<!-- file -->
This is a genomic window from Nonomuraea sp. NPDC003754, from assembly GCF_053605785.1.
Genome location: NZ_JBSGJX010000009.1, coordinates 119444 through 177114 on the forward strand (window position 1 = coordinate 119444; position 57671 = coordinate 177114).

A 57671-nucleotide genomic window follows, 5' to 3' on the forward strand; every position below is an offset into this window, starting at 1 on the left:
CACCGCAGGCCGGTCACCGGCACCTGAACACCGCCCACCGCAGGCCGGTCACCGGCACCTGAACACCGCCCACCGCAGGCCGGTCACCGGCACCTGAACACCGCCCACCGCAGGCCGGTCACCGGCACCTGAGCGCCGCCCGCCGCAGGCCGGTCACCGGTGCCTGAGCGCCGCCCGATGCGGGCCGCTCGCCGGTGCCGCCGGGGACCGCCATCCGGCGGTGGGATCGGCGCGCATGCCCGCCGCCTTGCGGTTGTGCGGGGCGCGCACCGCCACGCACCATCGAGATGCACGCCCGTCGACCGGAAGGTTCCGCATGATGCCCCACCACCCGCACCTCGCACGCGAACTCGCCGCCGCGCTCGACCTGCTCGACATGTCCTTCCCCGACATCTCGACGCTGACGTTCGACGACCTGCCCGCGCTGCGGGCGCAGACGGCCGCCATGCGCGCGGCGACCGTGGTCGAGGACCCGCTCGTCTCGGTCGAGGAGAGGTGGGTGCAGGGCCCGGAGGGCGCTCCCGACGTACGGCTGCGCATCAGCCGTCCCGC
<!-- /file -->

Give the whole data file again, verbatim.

This is a genomic window from Nonomuraea sp. NPDC003754, from assembly GCF_053605785.1.
Genome location: NZ_JBSGJX010000009.1, coordinates 119444 through 177114 on the forward strand (window position 1 = coordinate 119444; position 57671 = coordinate 177114).

A 57671-nucleotide genomic window follows, 5' to 3' on the forward strand; every position below is an offset into this window, starting at 1 on the left:
CACCGCAGGCCGGTCACCGGCACCTGAACACCGCCCACCGCAGGCCGGTCACCGGCACCTGAACACCGCCCACCGCAGGCCGGTCACCGGCACCTGAACACCGCCCACCGCAGGCCGGTCACCGGCACCTGAGCGCCGCCCGCCGCAGGCCGGTCACCGGTGCCTGAGCGCCGCCCGATGCGGGCCGCTCGCCGGTGCCGCCGGGGACCGCCATCCGGCGGTGGGATCGGCGCGCATGCCCGCCGCCTTGCGGTTGTGCGGGGCGCGCACCGCCACGCACCATCGAGATGCACGCCCGTCGACCGGAAGGTTCCGCATGATGCCCCACCACCCGCACCTCGCACGCGAACTCGCCGCCGCGCTCGACCTGCTCGACATGTCCTTCCCCGACATCTCGACGCTGACGTTCGACGACCTGCCCGCGCTGCGGGCGCAGACGGCCGCCATGCGCGCGGCGACCGTGGTCGAGGACCCGCTCGTCTCGGTCGAGGAGAGGTGGGTGCAGGGCCCGGAGGGCGCTCCCGACGTACGGCTGCGCATCAGCCGTCCCGC